For example, a very recent decision out of New York has held that labeling someone as homosexual or gay, is no longer per se defamation. This is a change from what the law was in New York, and what typically the law is in other states.

Therefore, if you are considering filing a defamation lawsuit, or if you are, in fact, subject to a defamation lawsuit, you should work with a defamation attorney who can research and advise you regarding the law in the particular state where that defamation lawsuit would occur.

Once again, this has been Brian Hall answering your question, what is defamation per se?

 

You’ve been listening to Defamation Law Radio, where defamation of character, slander, and libel are always the topic of the day.  Whether you are a defamation attorney or a client, we are the number one resource for all your defamation questions.

COMMENTS

Defamation per se is the most serious form of slander or libel. It is so egregious that the law presumes that the person who is the target of the defamatory statement has in fact been harmed. Oftentimes, it is difficult to prove damages in defamation claim. Defamation per se removes some of the hurdles normally in place when it comes to proving and showing damages to the person allegedly defamed.

The comments to this entry are closed.

TrackBack

TrackBack URL for this entry:
http://www.typepad.com/services/trackback/6a00d834208fd253ef0163063672cc970d

Listed below are links to weblogs that reference What is Defamation Per Se?:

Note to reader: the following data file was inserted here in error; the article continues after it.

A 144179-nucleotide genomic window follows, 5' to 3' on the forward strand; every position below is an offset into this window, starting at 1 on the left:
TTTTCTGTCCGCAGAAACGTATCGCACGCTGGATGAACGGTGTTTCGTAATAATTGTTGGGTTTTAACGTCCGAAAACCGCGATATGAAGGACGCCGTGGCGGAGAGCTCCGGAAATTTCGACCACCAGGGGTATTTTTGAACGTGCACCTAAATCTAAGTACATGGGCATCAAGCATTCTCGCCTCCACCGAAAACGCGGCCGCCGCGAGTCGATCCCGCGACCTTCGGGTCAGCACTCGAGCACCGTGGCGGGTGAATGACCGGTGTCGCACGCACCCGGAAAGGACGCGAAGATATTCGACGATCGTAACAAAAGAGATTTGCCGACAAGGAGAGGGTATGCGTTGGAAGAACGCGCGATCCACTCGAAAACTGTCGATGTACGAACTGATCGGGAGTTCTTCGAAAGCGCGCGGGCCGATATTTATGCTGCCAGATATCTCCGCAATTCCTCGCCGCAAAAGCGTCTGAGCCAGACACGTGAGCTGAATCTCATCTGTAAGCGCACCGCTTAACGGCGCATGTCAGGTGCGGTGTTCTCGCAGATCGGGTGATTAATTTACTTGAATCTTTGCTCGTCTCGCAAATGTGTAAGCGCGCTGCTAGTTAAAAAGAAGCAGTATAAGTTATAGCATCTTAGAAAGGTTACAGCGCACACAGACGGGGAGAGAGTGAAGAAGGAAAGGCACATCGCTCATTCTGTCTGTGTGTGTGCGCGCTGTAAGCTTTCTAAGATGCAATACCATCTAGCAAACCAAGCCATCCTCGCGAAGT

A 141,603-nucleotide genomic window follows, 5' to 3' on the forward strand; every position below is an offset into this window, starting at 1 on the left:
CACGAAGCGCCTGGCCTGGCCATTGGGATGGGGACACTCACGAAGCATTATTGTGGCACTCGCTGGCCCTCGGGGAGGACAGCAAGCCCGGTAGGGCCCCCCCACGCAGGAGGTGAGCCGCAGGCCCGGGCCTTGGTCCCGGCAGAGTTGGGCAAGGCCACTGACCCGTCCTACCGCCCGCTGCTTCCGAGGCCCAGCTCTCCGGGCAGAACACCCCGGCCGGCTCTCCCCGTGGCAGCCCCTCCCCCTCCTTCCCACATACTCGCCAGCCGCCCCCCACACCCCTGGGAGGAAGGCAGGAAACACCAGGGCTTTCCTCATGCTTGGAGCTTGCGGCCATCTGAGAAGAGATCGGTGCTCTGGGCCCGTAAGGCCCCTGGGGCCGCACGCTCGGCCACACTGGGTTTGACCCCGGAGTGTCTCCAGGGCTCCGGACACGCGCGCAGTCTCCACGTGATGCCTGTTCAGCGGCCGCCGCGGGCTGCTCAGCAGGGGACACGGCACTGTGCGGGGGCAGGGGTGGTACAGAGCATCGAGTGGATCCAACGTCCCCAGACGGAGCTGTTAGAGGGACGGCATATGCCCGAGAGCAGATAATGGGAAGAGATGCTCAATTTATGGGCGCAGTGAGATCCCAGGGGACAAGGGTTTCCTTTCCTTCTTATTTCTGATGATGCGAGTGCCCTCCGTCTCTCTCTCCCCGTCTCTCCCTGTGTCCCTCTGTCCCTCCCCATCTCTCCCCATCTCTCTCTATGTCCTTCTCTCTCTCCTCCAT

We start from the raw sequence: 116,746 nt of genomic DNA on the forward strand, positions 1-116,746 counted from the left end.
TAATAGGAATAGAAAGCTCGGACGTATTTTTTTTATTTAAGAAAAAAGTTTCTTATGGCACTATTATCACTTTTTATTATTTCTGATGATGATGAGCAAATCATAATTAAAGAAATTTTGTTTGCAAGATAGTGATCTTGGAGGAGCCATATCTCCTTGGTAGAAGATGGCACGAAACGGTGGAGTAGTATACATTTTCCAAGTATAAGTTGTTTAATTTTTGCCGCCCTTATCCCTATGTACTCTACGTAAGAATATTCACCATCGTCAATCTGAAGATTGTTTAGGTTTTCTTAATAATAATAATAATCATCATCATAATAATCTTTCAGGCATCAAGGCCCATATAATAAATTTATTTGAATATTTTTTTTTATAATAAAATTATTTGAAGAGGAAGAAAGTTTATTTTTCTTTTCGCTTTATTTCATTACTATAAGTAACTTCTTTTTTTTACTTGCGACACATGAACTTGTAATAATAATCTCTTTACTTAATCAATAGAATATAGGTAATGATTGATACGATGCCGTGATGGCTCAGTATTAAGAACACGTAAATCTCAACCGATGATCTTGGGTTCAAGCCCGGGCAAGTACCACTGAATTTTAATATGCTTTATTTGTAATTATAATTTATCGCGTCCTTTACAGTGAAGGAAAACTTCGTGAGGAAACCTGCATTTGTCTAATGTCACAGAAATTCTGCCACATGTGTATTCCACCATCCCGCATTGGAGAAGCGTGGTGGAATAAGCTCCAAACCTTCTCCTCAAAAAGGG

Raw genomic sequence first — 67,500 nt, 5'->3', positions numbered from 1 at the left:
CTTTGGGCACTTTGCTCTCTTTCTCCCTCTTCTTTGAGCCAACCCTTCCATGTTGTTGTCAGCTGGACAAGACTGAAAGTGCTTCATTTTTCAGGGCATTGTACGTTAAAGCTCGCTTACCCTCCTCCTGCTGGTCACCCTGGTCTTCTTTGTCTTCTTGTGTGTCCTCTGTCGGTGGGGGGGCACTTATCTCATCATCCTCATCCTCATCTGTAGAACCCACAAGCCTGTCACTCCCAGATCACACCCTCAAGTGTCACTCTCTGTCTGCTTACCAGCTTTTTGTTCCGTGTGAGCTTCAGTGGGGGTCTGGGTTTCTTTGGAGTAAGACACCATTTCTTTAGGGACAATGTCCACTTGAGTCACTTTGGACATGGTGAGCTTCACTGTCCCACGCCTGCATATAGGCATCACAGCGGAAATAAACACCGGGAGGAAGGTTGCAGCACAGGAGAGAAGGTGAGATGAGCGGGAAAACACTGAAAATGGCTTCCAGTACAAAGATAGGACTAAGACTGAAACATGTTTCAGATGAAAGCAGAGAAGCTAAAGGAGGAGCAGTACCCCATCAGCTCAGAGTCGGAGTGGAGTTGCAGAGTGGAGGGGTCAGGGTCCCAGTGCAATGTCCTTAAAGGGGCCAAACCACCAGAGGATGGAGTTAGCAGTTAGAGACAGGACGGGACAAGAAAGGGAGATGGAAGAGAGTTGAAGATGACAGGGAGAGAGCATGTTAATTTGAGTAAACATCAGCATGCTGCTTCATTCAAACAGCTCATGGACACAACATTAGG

Official Trademark Clearinghouse Agent

Copyright Infringement & Internet Defamation Blog Homepage: Copyright Infringment Lawyer, Internet Defamation, and Internet Privacy

ARCHIVES

Domain attorney recommended by Domaining.com
© 2011 Traverse Legal, PLC. All Rights Reserved.
Traverse Legal on LinkedInTraverse Legal on FacebookTraverse Legal on Twitter
Events & Conferences:
  • International Trademark Association 2011, San Francisco, California
  • Cyber Law Summit 2011, Las Vegas, Nevada
  • Game Developers Conference 2011, San Francisco, California
  • DOMAINfest 2011, Santa Monica, California
Recent Attorney Speaking Engagements:
  • South By Southwest 2010 SXSW Interactive Conference, Austin, Texas
  • West LegalEdcenter Midwestern Law Firm Management, Chicago, Illinois
  • Internet Advertising under Part 255, Altitude Design Summit, Salt Lake City, Utah
  • Online Defamation and Reputation Management, News Talk 650 AM, The Cory Kolt Show, Canada Public Radio Saskatewan Canada
  • Alternative Fee Structures, Center for Competitive Management, Jersey City, New Jersey
  • FTC Part 255 Advertising Requirements, Mom 2.0 Conference, Houston, Texas
  • Webmaster Radio, Cybersquatting & Domain Monetization, Fort Lauderdale, Florida
Notable Complex Litigation Cases Handled By Our Lawyers:
  • Trademark Infringement, Milwaukee, Wisconsin
  • Cybersquatting Law, Trademark Law and Dilution Detroit, Michigan
  • Internet Defamation & Online Libel Indianapolis, Indiana
  • Trade Secret Theft, Chicago, Illinois
  • Cybersquatting Law, Anticybersquatting Consumer Protection Act Miami, Florida
  • Cybersquatting Law, Anticybersquatting Consumer Protection Act Eastern Dist. of Virginia, Alexandria
  • Stolen Domain Name, Orlando, Florida
  • Commercial Litigation, Tampa, Florida
  • Copyright Infringement and Cybersquatting Law, Grand Rapids, Michigan
  • Mass Tort Litigation, Los Angeles, California
  • Stolen Domain Name, Detroit, Michigan
  • Adwords Keyword Trademark Infringement, Los Angeles, California
  • Trademark Infringement & Unfair Competition, Boston, Massachusetts
  • Non-Compete Agreement and Trade Secret Theft, Detroit, Michigan
  • Mass Tort, Philadelphia, Pennsylvania
  • Mass Tort, Tyler, Texas
  • Insurance Indemnity, New York
  • Copyright Infringement, Detroit, Michigan